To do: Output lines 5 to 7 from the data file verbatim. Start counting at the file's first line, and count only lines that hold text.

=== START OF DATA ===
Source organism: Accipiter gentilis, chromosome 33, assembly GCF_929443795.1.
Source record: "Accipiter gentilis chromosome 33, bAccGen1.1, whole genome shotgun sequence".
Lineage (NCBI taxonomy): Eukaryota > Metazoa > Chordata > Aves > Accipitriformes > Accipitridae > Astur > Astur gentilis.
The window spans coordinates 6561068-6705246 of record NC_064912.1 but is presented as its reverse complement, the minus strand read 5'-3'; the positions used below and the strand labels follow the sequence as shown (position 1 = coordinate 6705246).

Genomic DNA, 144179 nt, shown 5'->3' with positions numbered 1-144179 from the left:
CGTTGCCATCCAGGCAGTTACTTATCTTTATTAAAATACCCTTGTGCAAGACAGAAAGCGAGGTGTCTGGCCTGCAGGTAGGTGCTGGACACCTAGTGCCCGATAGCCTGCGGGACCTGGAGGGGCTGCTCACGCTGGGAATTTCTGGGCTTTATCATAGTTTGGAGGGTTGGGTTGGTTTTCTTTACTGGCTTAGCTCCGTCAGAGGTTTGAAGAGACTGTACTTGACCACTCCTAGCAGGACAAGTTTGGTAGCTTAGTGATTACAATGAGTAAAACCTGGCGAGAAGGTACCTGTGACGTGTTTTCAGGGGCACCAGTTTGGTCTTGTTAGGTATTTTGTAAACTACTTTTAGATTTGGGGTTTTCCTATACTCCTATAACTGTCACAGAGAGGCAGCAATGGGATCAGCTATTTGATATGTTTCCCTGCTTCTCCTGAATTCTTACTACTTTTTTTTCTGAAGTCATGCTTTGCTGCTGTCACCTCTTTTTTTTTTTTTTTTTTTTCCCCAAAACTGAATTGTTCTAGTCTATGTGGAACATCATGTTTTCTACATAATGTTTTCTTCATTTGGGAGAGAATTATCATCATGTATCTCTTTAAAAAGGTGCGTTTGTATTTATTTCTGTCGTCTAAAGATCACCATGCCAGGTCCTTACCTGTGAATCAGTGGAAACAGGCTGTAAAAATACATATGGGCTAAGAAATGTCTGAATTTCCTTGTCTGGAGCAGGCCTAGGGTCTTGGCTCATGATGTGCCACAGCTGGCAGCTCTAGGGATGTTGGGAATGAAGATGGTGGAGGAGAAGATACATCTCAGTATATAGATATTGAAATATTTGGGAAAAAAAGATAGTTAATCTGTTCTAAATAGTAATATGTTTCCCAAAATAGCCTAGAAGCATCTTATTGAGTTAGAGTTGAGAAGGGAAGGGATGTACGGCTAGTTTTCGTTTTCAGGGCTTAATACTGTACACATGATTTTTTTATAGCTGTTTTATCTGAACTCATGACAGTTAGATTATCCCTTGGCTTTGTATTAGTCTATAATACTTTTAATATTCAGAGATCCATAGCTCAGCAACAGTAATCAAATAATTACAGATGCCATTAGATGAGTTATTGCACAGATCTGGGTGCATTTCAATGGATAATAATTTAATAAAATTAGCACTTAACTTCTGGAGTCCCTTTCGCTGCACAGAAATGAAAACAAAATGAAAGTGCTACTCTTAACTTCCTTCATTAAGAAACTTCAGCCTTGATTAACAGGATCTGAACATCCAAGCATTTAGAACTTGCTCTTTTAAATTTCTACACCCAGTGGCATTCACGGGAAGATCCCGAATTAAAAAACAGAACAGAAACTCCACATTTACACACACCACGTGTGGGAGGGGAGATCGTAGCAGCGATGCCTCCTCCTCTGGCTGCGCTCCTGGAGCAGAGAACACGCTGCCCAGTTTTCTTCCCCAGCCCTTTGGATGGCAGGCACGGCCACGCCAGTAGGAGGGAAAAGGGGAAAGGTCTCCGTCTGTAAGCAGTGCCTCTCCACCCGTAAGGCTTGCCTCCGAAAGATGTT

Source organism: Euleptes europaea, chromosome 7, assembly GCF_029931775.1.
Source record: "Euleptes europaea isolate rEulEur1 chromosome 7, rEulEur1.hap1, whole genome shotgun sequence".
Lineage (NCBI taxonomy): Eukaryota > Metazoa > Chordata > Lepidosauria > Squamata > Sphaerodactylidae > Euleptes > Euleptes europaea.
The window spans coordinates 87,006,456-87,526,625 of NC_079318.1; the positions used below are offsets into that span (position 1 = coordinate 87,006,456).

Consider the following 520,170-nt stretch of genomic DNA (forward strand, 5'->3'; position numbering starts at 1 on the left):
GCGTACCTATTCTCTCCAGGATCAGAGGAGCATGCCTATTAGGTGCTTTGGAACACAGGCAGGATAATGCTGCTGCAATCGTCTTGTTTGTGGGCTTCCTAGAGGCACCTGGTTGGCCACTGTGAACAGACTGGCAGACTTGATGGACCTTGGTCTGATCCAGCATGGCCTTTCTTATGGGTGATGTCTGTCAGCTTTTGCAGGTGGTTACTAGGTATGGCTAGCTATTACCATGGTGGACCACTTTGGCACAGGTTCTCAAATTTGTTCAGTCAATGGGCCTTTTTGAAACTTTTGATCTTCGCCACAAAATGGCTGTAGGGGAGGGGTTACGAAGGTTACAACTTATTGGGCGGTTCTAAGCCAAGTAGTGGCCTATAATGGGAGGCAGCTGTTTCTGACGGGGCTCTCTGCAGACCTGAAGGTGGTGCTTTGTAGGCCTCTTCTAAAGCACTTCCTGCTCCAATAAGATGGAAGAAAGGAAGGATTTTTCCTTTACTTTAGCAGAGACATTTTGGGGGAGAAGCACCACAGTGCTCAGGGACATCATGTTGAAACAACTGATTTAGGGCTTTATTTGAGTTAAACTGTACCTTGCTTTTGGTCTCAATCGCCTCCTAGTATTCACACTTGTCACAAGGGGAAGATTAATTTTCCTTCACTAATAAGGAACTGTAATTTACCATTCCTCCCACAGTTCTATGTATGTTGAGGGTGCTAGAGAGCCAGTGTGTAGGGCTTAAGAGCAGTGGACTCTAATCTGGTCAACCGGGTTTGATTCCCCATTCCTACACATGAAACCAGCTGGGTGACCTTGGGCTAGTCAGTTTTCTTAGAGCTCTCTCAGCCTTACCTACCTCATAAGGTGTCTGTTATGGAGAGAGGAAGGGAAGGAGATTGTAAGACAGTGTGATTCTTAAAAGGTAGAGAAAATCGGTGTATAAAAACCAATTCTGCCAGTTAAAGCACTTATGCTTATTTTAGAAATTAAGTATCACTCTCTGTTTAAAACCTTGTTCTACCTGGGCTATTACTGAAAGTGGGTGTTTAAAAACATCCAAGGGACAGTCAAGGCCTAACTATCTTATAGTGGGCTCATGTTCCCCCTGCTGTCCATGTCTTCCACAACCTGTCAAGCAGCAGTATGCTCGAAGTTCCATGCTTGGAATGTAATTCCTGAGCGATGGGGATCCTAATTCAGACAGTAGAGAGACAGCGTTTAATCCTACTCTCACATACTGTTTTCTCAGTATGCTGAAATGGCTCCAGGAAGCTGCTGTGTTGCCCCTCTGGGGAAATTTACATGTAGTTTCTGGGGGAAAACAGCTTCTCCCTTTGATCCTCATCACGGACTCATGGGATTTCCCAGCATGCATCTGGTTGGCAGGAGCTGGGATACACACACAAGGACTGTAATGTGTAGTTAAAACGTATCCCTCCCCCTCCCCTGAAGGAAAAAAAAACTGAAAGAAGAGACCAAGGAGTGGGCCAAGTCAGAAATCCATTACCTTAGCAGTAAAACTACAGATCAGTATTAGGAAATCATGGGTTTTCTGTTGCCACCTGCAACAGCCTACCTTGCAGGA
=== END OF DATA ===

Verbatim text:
Genomic DNA, 144179 nt, shown 5'->3' with positions numbered 1-144179 from the left:
CGTTGCCATCCAGGCAGTTACTTATCTTTATTAAAATACCCTTGTGCAAGACAGAAAGCGAGGTGTCTGGCCTGCAGGTAGGTGCTGGACACCTAGTGCCCGATAGCCTGCGGGACCTGGAGGGGCTGCTCACGCTGGGAATTTCTGGGCTTTATCATAGTTTGGAGGGTTGGGTTGGTTTTCTTTACTGGCTTAGCTCCGTCAGAGGTTTGAAGAGACTGTACTTGACCACTCCTAGCAGGACAAGTTTGGTAGCTTAGTGATTACAATGAGTAAAACCTGGCGAGAAGGTACCTGTGACGTGTTTTCAGGGGCACCAGTTTGGTCTTGTTAGGTATTTTGTAAACTACTTTTAGATTTGGGGTTTTCCTATACTCCTATAACTGTCACAGAGAGGCAGCAATGGGATCAGCTATTTGATATGTTTCCCTGCTTCTCCTGAATTCTTACTACTTTTTTTTCTGAAGTCATGCTTTGCTGCTGTCACCTCTTTTTTTTTTTTTTTTTTTTCCCCAAAACTGAATTGTTCTAGTCTATGTGGAACATCATGTTTTCTACATAATGTTTTCTTCATTTGGGAGAGAATTATCATCATGTATCTCTTTAAAAAGGTGCGTTTGTATTTATTTCTGTCGTCTAAAGATCACCATGCCAGGTCCTTACCTGTGAATCAGTGGAAACAGGCTGTAAAAATACATATGGGCTAAGAAATGTCTGAATTTCCTTGTCTGGAGCAGGCCTAGGGTCTTGGCTCATGATGTGCCACAGCTGGCAGCTCTAGGGATGTTGGGAATGAAGATGGTGGAGGAGAAGATACATCTCAGTATATAGATATTGAAATATTTGGGAAAAAAAGATAGTTAATCTGTTCTAAATAGTAATATGTTTCCCAAAATAGCCTAGAAGCATCTTATTGAGTTAGAGTTGAGAAGGGAAGGGATGTACGGCTAGTTTTCGTTTTCAGGGCTTAATACTGTACACATGATTTTTTTATAGCTGTTTTATCTGAACTCATGACAGTTAGATTATCCCTTGGCTTTGTATTAGTCTATAATACTTTTAATATTCAGAGATCCATAGCTCAGCAACAGTAATCAAATAATTACAGATGCCATTAGATGAGTTATTGCACAGATCTGGGTGCATTTCAATGGATAATAATTTAATAAAATTAGCACTTAACTTCTGGAGTCCCTTTCGCTGCACAGAAATGAAAACAAAATGAAAGTGCTACTCTTAACTTCCTTCATTAAGAAACTTCAGCCTTGATTAACAGGATCTGAACATCCAAGCATTTAGAACTTGCTCTTTTAAATTTCTACACCCAGTGGCATTCACGGGAAGATCCCGAATTAAAAAACAGAACAGAAACTCCACATTTACACACACCACGTGTGGGAGGGGAGATCGTAGCAGCGATGCCTCCTCCTCTGGCTGCGCTCCTGGAGCAGAGAACACGCTGCCCAGTTTTCTTCCCCAGCCCTTTGGATGGCAGGCACGGCCACGCCAGTAGGAGGGAAAAGGGGAAAGGTCTCCGTCTGTAAGCAGTGCCTCTCCACCCGTAAGGCTTGCCTCCGAAAGATGTT

Source organism: Euleptes europaea, chromosome 7, assembly GCF_029931775.1.